The Bullfrog Was an Unusual Probe, TOTAL Explains

French major TOTAL has given the full story of the Brulpadda discovery, offshore South Africa.

Brulpadda is an Afrikaans word meaning Bullfrog, the large amphibian with a deep roaring sound, and one of Southern Africa’s most widespread frog species.

“It was a very bold technical well,” Enzo Insalaco, the company’s Vice President Exploration Africa, told delegates at the Africa Oil Week in Cape Town, in early November 2019. “Many people may not realise that the well was actually drilled on 2D” (two dimensional seismic data). “It is a deep offshore well, so drilling on 2D was a very bold move. But given our understanding of the basin and the innovations we did on the operations, this well could be drilled safely and successfully on 2D”.

Insalaco enthused that the Brulpadda probe was within budget, within time and in terms of Non Productive Time (NPT): “We have about 3% of NPT and 3% waiting on weather. If you consider the conditions, that is fantastic operational performance. We drilled the well to the main reservoir log and then we went down to a deeper reservoir”, he explained, to an attentive audience of C-Suite types.

“We did extensive logging records, took samples of fluid, reservoir and source rock. It was a fantastic result in terms of operational performance and data acquisition. It is a gas and condensate and oil discovery, both traces were found. The reservoirs were well developed with good fluid and reservoir properties. You could not really wish for more information from an exploration well. That data acquisition has really put us in a great position going forward to be able to accelerate the next level and the evaluation.”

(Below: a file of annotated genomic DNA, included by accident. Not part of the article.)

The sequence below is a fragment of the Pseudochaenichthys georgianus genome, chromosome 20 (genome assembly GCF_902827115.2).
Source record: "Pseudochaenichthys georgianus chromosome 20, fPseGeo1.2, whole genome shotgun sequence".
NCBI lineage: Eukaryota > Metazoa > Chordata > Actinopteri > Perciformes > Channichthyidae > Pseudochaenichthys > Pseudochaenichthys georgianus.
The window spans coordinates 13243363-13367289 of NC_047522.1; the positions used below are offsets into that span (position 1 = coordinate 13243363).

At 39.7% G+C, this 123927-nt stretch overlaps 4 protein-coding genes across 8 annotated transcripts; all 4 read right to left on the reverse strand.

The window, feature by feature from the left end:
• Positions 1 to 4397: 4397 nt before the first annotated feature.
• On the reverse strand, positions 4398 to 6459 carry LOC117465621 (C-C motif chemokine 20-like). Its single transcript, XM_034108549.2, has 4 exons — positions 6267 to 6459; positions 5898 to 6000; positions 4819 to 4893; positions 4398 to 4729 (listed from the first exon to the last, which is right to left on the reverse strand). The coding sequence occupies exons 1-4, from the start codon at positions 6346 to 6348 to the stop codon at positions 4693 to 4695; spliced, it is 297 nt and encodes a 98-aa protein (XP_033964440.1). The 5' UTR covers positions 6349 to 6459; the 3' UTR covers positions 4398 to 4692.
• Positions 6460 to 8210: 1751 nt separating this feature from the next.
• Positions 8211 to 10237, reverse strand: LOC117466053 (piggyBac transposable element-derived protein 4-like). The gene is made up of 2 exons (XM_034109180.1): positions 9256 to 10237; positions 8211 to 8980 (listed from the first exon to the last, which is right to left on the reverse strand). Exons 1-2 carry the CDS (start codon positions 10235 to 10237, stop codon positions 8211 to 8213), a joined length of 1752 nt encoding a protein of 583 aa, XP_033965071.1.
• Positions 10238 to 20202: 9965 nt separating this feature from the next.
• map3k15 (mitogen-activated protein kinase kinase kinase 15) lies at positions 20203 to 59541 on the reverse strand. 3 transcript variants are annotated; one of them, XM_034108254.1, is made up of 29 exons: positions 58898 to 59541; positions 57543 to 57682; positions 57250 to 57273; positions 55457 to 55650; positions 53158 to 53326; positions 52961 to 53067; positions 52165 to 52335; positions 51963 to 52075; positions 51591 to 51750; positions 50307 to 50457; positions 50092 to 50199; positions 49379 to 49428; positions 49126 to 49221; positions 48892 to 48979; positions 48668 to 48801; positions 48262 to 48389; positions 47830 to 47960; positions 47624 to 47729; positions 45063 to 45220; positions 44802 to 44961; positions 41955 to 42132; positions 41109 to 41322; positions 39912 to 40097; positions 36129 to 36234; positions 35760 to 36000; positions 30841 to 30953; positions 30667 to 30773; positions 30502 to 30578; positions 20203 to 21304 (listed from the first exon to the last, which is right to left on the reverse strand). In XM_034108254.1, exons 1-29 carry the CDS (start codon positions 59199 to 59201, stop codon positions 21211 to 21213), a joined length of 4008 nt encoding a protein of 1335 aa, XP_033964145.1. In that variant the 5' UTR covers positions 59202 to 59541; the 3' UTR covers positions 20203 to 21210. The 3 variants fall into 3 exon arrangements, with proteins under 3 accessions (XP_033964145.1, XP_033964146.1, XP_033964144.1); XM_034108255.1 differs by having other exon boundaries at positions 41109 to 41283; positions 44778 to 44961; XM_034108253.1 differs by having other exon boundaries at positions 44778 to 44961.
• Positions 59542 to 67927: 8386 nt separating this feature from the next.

The VP said that TOTAL finished its P&A (plug and abandon) of the well in the first week of February. “The rig moved offsite the middle of February, and the first 3D seismic shot was done on the 14th of March. A month between the first shot of seismic and the end of the work which is a fantastic performance.

“We also fast tracked the seismic acquisition, so we could start looking at the potential on the new data by June of this year and that allows us, together with the information that we collected, to fast track well evaluation and put us into position to commission the rig and be able to drill early next year. Doing as many processes in parallel allowed us to save 18 months to two years in the well programme and I don’t think we can compress that timeline anymore, given the operational constraints and the operational windows for the seismic acquisition.”

Brulpadda is located on Block 11B/12B in the Outeniqua Basin. It encountered 57 metres of net gas condensate play in Lower Cretaceous reservoirs. Following the success of the main objective, the well was deepened to a final depth of 3,633 metres and has also been successful in the Brulpadda-deep prospect.

For TOTAL, Brulpadda was certainly a high impact well for opening up what they believe is a significant petroleum basin.

 



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